Let’s see how we can integrate a security team in a scrum-like process. There is a strong need to work on security at an earlier stage in the development cycle (requirements stage), even before any coding. The approaches to building a security process differ from company to company, but the goal of the process is to design and implement software that protects the company’s data and resources, meets security requirements, and is resilient in the face of security vulnerabilities and failures. Many companies call this process “Security Assurance”. Following are the typical steps to take in setting up a Security Assurance process:

  1. Compliance management. It is best to start with regulation identification relevant to the product/service, then move on to gap analysis and response statement preparation. It is also necessary to model the set of technical controls and address any gaps for security requirements in a product/service.
  2. Threat modeling and risk assessment. Set up a process by which potential security threats can be identified and enumerated. Once this is done, a project team should understand what the risks are and identify the potential impact of these threats. All these answers could help in planning mitigation controls and reducing the probability of any security breach.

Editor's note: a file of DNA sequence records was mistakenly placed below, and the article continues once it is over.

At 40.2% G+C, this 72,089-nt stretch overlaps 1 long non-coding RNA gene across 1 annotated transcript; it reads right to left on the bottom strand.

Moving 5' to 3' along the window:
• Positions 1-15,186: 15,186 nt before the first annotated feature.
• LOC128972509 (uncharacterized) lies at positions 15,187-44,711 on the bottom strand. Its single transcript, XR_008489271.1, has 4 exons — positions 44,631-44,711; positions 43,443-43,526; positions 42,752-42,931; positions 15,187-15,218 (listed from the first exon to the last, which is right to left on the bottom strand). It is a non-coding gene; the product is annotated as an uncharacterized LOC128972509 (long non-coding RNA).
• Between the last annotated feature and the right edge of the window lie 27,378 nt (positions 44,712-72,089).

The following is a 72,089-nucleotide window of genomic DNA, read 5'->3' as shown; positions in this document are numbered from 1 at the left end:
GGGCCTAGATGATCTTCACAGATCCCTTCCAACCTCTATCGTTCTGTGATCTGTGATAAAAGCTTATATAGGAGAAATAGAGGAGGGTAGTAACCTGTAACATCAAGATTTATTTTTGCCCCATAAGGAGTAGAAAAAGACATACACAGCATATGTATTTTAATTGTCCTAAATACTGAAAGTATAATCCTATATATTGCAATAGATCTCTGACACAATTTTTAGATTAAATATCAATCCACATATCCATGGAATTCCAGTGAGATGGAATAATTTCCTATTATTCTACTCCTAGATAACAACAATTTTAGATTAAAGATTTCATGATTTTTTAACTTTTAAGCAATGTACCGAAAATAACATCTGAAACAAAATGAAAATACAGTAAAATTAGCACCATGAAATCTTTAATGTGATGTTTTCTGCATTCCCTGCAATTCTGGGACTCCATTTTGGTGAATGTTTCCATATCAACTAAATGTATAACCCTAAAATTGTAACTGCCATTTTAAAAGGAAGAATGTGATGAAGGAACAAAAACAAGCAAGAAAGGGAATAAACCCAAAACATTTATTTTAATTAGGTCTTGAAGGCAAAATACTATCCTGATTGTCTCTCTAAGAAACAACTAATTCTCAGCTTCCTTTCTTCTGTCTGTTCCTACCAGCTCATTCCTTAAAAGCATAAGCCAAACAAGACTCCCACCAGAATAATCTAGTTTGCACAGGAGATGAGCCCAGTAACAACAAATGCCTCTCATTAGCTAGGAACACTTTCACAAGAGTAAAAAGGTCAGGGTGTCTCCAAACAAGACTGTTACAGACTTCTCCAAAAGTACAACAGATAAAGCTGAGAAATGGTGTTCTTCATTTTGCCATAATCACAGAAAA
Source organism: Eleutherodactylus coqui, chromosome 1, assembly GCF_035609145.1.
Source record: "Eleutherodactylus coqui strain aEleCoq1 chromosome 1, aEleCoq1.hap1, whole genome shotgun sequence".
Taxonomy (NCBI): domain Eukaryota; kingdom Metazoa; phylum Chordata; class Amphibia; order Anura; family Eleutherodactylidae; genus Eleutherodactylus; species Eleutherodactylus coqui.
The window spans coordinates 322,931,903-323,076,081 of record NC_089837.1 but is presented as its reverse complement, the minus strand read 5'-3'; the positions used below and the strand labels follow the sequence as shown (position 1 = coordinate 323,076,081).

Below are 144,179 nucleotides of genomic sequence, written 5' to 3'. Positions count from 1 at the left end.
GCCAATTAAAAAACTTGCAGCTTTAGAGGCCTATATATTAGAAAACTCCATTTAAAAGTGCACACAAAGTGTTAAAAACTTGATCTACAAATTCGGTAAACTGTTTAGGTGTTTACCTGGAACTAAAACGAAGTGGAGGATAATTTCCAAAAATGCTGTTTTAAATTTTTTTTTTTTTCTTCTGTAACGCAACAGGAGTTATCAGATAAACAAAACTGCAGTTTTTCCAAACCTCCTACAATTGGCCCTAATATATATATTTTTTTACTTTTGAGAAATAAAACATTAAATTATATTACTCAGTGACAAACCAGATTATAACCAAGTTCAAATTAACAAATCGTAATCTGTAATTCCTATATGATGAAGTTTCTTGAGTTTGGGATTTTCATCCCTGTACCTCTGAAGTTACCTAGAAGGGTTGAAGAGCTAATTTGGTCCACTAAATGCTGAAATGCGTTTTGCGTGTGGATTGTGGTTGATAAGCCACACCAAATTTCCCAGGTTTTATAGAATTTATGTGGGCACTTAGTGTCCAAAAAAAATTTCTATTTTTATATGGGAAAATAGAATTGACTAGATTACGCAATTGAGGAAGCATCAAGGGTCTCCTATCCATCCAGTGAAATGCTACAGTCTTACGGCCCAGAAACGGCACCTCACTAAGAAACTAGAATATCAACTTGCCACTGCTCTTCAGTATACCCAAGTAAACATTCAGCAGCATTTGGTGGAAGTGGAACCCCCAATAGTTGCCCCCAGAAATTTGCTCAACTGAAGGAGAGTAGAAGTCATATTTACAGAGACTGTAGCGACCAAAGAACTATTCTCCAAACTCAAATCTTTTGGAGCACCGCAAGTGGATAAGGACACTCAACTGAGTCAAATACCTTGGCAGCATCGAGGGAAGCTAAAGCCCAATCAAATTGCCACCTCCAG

3. Security requirements management. Here we take into account existing security requirements and policies together with security best practices and risk assessment results. It is important to integrate all of these into development and configuration guidelines as well as ensure that each security requirement is addressed properly in user stories. This involves business analysts who work closely with security teams in order to avoid missing anything.
  4. Security architecture reviews. Security reviews are designed to discuss mechanisms suggested by the team and analyze whether they address the security requirements previously defined. The team could further work to identify relevant security mechanisms and controls and customize them according to project needs. Examples of such features and controls are public key infrastructure, cryptography and secrets storage, authentication services, access control, and security event logging. In addition, security experts are also available for ad-hoc consulting sessions and security onboarding as well as education for team members.